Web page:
The First Descent of Dream Canyon

Robby Dastun on a later descent. Vince Tayor photo.

Hold fast to dreams, for if dreams die, life is a broken winged bird that cannot fly.

          —Lanston Hughes


“Hey Mattson! It’s Edge. Do you know anything about Dream Canyon?” Bruce Edgerly asked excitedly over the phone. “We were thinking about trying to boat it, and I was wondering if you knew anything about it.”

“That’s my backyard, Bruce.”

“I know! That’s why I called.”

“I’ve been hiking in there quite a bit, and it is really steep. But it’s probably doable at low water. One of my recent clients lives at a good put-in spot, and if you let me tag along, I’ll show you.”

“Sounds like a plan. We have two other really strong boaters. Where should we meet?”

“How about Boulder Falls at four tomorrow? We can check out the flow and leave a car there, cuz that’s the only good takeout,” I suggested.

The summer had been a bit boring, and I was starting to feel over the hill, but Bruce’s phone call gave me a spurt of new energy. The thought of a first descent brought back the excitement that keeps me alive, and I quickly organized my paddling gear.

“Hi Mattson! Good to see you again! Glad to see you’re still paddling,” Will Gadd greeted me, as he crawled out of Bruce’s car.

“Good to see you too,” I replied. “I’ve been hearing lots of stories about you. I’m kinda slowing down in my old age, but this is my backyard, and I can’t let a First D slip away. It’s a really beautiful canyon, and it should be OK at this level.”

We quickly loaded the boats on top of one car and headed up Sugarloaf Road to a private road clustered with “No Trespassing” signs.

“Don’t worry! My friend lives at the end of this road, and I think that he will be very happy to see me,” I told the group.

Turner was a bit shocked to see a car full of kayakers show up in his yard, but he was happy to see me and quite excited to hear about the adventure. He lived in a private subdivision with a group of other retired folks, and his neighbors quickly rushed to the scene. Some of them were very quick to give us advice when they heard about our plan.

“That river is just a bunch of waterfalls and steep cliffs. There is no way to get down to Boulder Falls. I’ve tried to hike to the falls on a couple of occasions, but the last section stopped me. There is a fairly big waterfall above the falls, with cliffs on both sides.”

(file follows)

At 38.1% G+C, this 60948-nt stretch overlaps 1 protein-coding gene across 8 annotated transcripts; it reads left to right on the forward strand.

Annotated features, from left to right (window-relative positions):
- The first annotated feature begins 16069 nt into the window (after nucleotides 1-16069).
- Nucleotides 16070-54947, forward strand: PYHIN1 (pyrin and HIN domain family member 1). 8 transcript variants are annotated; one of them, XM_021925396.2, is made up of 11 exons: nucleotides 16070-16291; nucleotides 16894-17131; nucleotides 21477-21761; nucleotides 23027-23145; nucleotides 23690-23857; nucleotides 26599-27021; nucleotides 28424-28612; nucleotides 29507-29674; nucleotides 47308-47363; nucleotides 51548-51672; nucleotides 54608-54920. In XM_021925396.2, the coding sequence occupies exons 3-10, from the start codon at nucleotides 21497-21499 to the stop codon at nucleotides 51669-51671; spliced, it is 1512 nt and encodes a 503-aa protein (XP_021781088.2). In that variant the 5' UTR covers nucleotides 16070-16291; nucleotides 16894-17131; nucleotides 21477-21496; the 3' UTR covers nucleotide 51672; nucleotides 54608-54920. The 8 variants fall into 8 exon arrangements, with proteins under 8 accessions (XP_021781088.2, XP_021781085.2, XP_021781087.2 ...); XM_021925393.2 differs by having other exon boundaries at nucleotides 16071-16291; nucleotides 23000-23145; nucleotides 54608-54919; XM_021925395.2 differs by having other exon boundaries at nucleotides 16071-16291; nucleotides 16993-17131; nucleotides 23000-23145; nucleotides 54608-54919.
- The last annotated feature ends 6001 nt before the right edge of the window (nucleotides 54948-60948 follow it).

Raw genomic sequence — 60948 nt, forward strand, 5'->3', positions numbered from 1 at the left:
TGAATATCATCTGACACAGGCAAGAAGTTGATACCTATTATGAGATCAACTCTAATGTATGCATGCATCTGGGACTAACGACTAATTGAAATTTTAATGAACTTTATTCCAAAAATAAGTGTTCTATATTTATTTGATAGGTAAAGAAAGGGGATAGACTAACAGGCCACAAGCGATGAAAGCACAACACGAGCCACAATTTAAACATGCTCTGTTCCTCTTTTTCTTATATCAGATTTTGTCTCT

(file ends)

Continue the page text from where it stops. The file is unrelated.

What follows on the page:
We had all heard these kinds of stories many times before, so we didn’t let it discourage us. But a grouchy old man approached us just as we were about to launch our boats.

“That river flows through my private property, and I don’t appreciate trespassing!” he informed us.

“I believe that all of the rivers are public property in Colorado, and only the banks are private,” I replied.

“Seems like we have some disagreement here!” Turner exclaimed.

It looked like a big argument was about to erupt, but we were ready to paddle. So we tried to be as polite as we could and paddled quickly away. The river started out with some fairly mellow whitewater, and the low water was just enough to float a boat and stay in control.

“I bet this is where that redneck lives!” I said, as we approached a barbed wire fence that was blocking our access. “I can’t believe that these people think they can own a river!” We managed to duck underneath it, but it would have been a very hazardous obstruction at higher water. The river steepened quickly, and we stopped to scout a very steep and log-infested gorge.

“Looks like a typical Colorado creek,” Forest remarked. We had to portage a few logs, but were able to bounce our way through most of the steep rapids.

“Wow! Look at those cliffs! It looks like some really good climbing,” Will said.

“I’ve heard that there are some really good routes here, but I haven’t tried them,” I replied. “Isn’t this an incredible place? It’s hard to believe that we are only about eight miles from a major metro area.”

The run was short and very steep, but the low water was forgiving.

“This must be the place that hiker was talking about!” Will said, as we stopped to scout a big drop.

“Looks like he was somewhat correct in his judgment,” Bruce observed.

“I see a line!” Will said eagerly. “We just have to catch that small eddy and scramble up that boulder. From there, we can seal launch about ten feet into that pool, and the rest is casual.”

We all agreed, and the strategy worked. We could now see a huge horizon-line drop in front of us, and the roar of the big falls was becoming audible. We paddled down some moderate Class V to a small eddy on river left.

The only trail was on the other side of the river, and a strong current leading into a solid Class V rapid that ended with a seventy foot waterfall was all that waited below us. 

Will quickly launched his boat and made the move look easy. I missed his move by a few inches, and suddenly found myself going backwards over a very large drop that I did not want to run. I was basically out of control, listening to the roar of the large waterfall that would probably be terminal, when the stern of my boat slammed into a large rock that was guarding a steep and narrow channel above the falls. The impact tipped me over, and I bounced through the narrow channel upside down. But there was a small pool before the falls, and I managed to swim to the right shore with all of my gear.

From there, it was an easy trail back to the car.

The extreme “Rock Stars” from the 90’s including Vince Taylor and Robby Dastun cleaned out the wood, and I believe that they ran all the rapids, and gave some of them names. The current situation is probably wood filled again.